Dubai property developers unfazed despite drop in prices

Property companies in the Gulf emirate still churning out huge projects even as real estate values have fallen and are expected to slide further

PUBLISHED : Tuesday, 15 September, 2015, 11:36pm
UPDATED : Tuesday, 15 September, 2015, 11:36pm


Dubai property developers are still turning out some larger-than-life projects even though prices are falling again after clawing back a good chunk of their losses in the 2008 crash.

At the Gulf emirate's annual Cityscape property fair last week, developers said they expected price declines of about 15 per cent this year.

However, they were confident there would be no return to the days when huge projects were abandoned half-finished.

Scale models of new skyscrapers, sprawling villa compounds and leisure centres, including a new indoor ski slope, were rolled out by several companies.

Analysts have signalled a slide in property values, which had recovered significantly in the past two years after shedding half of their value in the 2008 global financial crisis.

Dubai had shaken world markets when it signalled that it might default on huge debts incurred after borrowing extensively to build those ambitious projects.

Thanks to the robust trade, tourism and transport sectors, the economy has since steadied.

"Residential prices have fallen maybe 9 or 10 per cent this year," said Craig Plumb, the Middle East and North Africa research director for Chicago-based investment management company JLL.  "We expect prices to go down further over the rest of the year."

Plumb said the decline had "more to do with what is going on globally. Things like [falling] oil prices and the global nervousness with the Chinese economy slowing".

"The Dubai residential market is very much affected by what's going on in the rest of the world because a large number of people buying here are investors coming from overseas," he said.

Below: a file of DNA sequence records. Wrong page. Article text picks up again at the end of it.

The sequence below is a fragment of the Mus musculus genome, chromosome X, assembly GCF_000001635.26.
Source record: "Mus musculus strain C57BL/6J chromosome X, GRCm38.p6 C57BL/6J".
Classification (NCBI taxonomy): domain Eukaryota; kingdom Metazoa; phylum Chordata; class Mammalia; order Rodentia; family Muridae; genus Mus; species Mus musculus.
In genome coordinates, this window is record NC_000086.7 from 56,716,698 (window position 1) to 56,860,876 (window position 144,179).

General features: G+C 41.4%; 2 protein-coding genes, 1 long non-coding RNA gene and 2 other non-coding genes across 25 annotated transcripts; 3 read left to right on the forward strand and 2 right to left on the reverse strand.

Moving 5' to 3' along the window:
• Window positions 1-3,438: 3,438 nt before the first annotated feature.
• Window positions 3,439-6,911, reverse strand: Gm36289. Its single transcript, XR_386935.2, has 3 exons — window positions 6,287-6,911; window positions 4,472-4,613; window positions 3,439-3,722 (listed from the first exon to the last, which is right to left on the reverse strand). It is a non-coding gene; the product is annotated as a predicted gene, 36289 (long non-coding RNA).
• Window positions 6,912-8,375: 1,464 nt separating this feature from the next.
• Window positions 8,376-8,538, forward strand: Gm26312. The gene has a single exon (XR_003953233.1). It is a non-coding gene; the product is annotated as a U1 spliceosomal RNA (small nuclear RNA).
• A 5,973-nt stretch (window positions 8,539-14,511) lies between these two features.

"There is a negative sentiment largely driven by oil prices … It pushed stock prices down and pushed sentiment against the residential market as well."

The city state, one of seven that make up the United Arab Emirates, is the largest and one of very few markets in the region that has opened up to foreign freehold ownership.

Plumb said prices were likely to fall for 12 more months, while forecasting the drop for this year at 15 per cent.

London-based property consultancy Knight Frank has reportedly put the annual drop to June at more than 12 per cent.

Cluttons, another London consultancy, expects villa prices to lose up to 7 per cent in the second half of the year after dropping 5 per cent in the first six months.

Signs of price softening had begun to show as a result of strict regulations introduced by UAE financial authorities to avoid a new bubble, including mortgage caps.

In particular, they put a cap on mortgage financing at 75 per cent for a first purchase and 60 per cent for a second. This priced out of the market those who could not make down payments of 25 per cent or more.

As a result, Plumb said, prices were not expected to plunge as they did in the crisis.

"We are seeing a much more stable market and that is a sign of better regulation," he said.

Against that background, Cluttons said more than 40,000 units had been announced this year, with in excess of 20,000 to be delivered by 2017.

Ziad Chaar, the managing director of Dubai developer Damac Properties, said "with 53 billion dirham (HK$111.8 billion) of recorded transactions in the first six months … we are sure that this market is a good market".

Chaar cited a growing population and healthy economic expansion, including a rising number of tourists and modern infrastructure, in addition to a stable exchange rate and political stability compared with a wider region in turmoil.

"If we did not know that this market is strong, and that there is a very strong demand, we would not have launched these projects," he said, pointing to scale models of various luxurious projects.

One of the projects on display at Cityscape was Meydan One, which includes plans for the world's highest residential tower, at 711 metres high.

Dubai is already home to the world's tallest building, Burj al-Khalifa, with stands at 829.8 metres.

At the foot of Meydan One, a 1.2km indoor ski slope is set to break Dubai's own world record, Ski Dubai, which boasts a 400-metre slope.

Dubai's Nakheel Properties, the developer of Palm Jumeirah and the World Islands, announced that it aimed to bring 10,000 units on to the market in the Jebel Ali area.

Savills, another British real estate consultancy, ranks the UAE as the world second-best country for residential investment, after only the United States.

It said Dubai's market had "matured" and that softening prices were expected to pick up again in the middle of next year, as the country prepares to host the Expo 2020 trade fair.